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Alcohol & Starch

A considerable quantity of the sweeteners used throughout the world are derived from starch as opposed to cane or beet sugar. The enzymatic treatment of starch has become much more popular than acid hydrolysis.

The treatment of starch with enzymes results in a variety of sweet syrups used thoughout the food and beverage industries. Three stages can be identified in starch modification. Firstly, amylases liberate "maltodextrin" by the liquefaction process. Such maltodextrins are not very sweet as they contain dextrins and oligosaccharides.

The dextrins and oligosaccharides are further hydrolysed by enzymes such as pullulanase and glucoamylase in a process known as saccharification. Complete saccharification converts all the limit dextrans to glucose, maltose and isomaltose. The resulting syrups are moderately sweet and are frequently modified further.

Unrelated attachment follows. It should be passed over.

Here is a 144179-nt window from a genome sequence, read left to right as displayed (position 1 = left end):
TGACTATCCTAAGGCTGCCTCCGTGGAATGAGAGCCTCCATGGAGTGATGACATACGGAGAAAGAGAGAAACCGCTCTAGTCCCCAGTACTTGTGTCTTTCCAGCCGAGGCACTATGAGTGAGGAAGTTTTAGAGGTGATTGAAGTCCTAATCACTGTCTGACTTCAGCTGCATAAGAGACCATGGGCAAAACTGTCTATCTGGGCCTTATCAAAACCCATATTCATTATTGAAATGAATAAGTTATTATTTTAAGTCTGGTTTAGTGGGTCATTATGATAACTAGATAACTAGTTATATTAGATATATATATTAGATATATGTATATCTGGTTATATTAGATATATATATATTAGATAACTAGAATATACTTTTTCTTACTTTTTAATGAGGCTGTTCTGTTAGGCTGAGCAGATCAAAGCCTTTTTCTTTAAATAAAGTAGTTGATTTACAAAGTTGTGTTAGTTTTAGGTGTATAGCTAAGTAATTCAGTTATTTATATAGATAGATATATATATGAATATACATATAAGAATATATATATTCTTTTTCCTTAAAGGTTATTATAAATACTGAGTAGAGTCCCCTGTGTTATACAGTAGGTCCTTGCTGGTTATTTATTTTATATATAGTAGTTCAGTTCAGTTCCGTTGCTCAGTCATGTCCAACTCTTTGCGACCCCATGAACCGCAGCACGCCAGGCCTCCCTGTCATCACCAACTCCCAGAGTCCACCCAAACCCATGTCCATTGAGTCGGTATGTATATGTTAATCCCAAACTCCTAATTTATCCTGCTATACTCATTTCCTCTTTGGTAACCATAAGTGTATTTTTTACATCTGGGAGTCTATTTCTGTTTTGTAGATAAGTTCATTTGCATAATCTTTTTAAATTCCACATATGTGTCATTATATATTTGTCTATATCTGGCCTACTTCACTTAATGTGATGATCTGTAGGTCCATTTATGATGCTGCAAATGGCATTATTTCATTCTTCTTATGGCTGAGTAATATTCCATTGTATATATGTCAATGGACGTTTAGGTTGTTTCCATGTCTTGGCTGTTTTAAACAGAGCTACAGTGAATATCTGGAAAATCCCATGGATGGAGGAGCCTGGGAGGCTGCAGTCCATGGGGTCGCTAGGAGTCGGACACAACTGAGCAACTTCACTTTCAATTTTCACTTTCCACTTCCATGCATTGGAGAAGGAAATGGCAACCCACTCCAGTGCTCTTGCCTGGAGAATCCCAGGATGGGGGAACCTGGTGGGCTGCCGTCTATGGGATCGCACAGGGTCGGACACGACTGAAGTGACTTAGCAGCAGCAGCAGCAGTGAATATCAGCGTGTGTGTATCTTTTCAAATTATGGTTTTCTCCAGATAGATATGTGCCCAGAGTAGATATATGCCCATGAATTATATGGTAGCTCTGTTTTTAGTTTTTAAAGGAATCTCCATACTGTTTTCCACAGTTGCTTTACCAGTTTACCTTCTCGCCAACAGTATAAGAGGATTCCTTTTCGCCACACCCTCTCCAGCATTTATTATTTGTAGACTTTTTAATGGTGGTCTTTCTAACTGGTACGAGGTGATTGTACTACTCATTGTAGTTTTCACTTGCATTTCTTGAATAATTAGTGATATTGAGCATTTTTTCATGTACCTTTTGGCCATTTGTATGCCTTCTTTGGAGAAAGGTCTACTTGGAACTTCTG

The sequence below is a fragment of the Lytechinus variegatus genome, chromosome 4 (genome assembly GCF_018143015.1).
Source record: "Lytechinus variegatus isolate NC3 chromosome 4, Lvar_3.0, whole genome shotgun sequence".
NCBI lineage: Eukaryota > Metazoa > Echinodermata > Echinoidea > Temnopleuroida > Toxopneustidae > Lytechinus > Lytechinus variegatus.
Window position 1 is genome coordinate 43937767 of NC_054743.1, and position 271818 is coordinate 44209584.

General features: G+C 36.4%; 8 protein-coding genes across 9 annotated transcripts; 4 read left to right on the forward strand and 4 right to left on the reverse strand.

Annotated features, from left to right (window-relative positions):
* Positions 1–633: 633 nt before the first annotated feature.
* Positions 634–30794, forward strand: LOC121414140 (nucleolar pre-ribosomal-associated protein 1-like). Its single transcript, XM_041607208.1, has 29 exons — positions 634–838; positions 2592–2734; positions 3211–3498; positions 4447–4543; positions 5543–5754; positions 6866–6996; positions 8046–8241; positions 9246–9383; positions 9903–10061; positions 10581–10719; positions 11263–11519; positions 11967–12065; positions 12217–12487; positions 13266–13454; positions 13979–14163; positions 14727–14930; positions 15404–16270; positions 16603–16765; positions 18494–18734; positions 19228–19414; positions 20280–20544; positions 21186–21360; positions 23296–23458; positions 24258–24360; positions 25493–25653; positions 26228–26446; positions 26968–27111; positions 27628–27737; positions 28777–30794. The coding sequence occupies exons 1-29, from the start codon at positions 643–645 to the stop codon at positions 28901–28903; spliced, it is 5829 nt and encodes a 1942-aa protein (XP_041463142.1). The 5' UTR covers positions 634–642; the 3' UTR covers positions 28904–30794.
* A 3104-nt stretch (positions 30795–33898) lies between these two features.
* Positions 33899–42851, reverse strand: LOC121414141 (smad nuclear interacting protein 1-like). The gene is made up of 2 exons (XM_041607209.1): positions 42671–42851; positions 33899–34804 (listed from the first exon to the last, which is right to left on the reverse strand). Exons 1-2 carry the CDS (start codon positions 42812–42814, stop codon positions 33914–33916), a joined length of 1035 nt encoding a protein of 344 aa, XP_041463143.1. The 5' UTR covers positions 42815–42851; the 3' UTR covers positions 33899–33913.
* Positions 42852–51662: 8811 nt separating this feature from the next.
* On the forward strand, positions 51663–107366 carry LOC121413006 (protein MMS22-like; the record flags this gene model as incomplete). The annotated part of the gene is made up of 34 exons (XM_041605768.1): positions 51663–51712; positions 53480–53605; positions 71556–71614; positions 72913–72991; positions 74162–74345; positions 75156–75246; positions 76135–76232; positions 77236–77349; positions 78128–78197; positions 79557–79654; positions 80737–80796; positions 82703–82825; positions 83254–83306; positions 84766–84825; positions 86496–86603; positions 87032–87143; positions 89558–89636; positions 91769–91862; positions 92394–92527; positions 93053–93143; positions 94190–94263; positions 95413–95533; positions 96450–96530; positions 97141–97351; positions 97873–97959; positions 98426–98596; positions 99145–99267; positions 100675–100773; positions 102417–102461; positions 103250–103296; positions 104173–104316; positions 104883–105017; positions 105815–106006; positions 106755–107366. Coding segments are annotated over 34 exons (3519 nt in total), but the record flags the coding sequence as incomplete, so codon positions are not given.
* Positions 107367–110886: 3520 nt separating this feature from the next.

Treatment of glucose/maltose syrups with glucose isomerase converts a large proportion of the glucose to fructose which is sweeter than glucose. This isomerisation process is usually performed with immobilised glucose isomerase and results in syrups with approximately 50 % fructose and 50 % glucose. Such products are known as high fructose syrups and are frequently used as "sugar replacements" in the manufacture of foods and beverages.

View the Product Range and Enzymes Effects